Wrong tooth extraction has been clearly designated as a 'never event' since April 2015. However, in 2016/17, wrong tooth extraction topped the charts as being the most frequently occurring never event based on NHS England’s data. What can we do to mitigate these incidents? Based on both practical experience and research evidence, BAOS advises that the main methods for mitigation of errors are: learning from mistakes – including investigation and root cause analysis engaging the clinical team when developing 'correct site surgery' policies utilising the LocSSIPs template and guidelines from NHS England/RCS England developing a correct site surgery checklist that is appropriate for your clinical environment providing training for staff on the use of the checklist ensuring that the checklist is being used correctly through active audits of the processes involved supporting the clinical team throughout the process and not taking punitive action when incidents do occur.
  7. Content Article
    The survey measures: workload communication teamwork safety systems learning leadership. The SCS for dental practice teams opened on Thursday 1 August 2019 and will close on Tuesday 31st March 2020.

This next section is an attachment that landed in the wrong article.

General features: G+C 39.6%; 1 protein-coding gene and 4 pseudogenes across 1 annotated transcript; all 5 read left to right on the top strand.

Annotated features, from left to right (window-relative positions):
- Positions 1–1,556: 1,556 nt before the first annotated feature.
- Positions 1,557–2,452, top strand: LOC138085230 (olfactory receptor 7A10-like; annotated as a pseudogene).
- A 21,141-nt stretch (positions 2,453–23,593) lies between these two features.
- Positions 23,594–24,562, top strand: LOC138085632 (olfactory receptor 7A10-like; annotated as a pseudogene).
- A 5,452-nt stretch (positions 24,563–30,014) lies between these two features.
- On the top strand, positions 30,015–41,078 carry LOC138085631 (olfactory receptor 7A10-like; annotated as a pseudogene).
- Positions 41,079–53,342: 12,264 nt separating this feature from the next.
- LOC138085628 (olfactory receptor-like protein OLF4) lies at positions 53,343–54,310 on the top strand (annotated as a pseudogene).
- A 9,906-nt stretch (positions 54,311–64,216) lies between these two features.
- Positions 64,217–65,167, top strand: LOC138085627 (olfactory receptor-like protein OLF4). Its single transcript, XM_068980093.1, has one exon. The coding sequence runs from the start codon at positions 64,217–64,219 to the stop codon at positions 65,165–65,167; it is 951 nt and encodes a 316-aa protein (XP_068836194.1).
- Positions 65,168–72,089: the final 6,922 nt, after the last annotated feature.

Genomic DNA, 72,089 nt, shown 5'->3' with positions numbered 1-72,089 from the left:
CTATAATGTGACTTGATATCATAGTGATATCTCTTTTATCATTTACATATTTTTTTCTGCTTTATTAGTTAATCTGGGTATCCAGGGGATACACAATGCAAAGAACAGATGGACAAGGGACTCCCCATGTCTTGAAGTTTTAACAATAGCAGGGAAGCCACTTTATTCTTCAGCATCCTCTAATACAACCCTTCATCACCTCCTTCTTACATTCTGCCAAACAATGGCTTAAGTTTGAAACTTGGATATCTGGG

8. Content Article
    Developed by Agency for Healthcare Research and Quality (AHRQ) and the US Department of Defense, TeamSTEPPS® offers core strategies for use in a variety of healthcare environments coupled with approaches for distinct areas of care such as dental, long term care and office practice. The program collectively offers free training modules, webinars, train the trainer strategies and a bibliography of research describing how the tools have been used.
  9. Community Post
    I am interested in what colleagues here think about the proposed patient safety specialist role? https://improvement.nhs.uk/resources/introducing-patient-safety-specialists/ https://www.independent.co.uk/news/health/nhs-patient-safety-hospitals-mistakes-harm-a9259486.html Can this development make a difference? Or will it lead to safety becoming one person's responsibility and / or more of the same as these responsibilities will be added to list of duties of already busy staff? Can these specialist be a driver for culture change including embedding a just culture and a focus on safety-II and human factors? What support do trusts and specialists need for this to happen? Some interesting thoughts on this here: https://twitter.com/TerryFairbanks/status/1210357924104736768
  10. Content Article
    The WorkSafeMed study combined the assessment of the four topics psychosocial working conditions, leadership, patient safety climate, and occupational safety climate in hospitals. Looking at the four topics provides an overview of where improvements in hospitals may be needed for nurses and physicians. Based on these results, improvements in working conditions, patient safety climate, and occupational safety climate are required for health care professionals in German university hospitals – especially for nurses.
  11. Content Article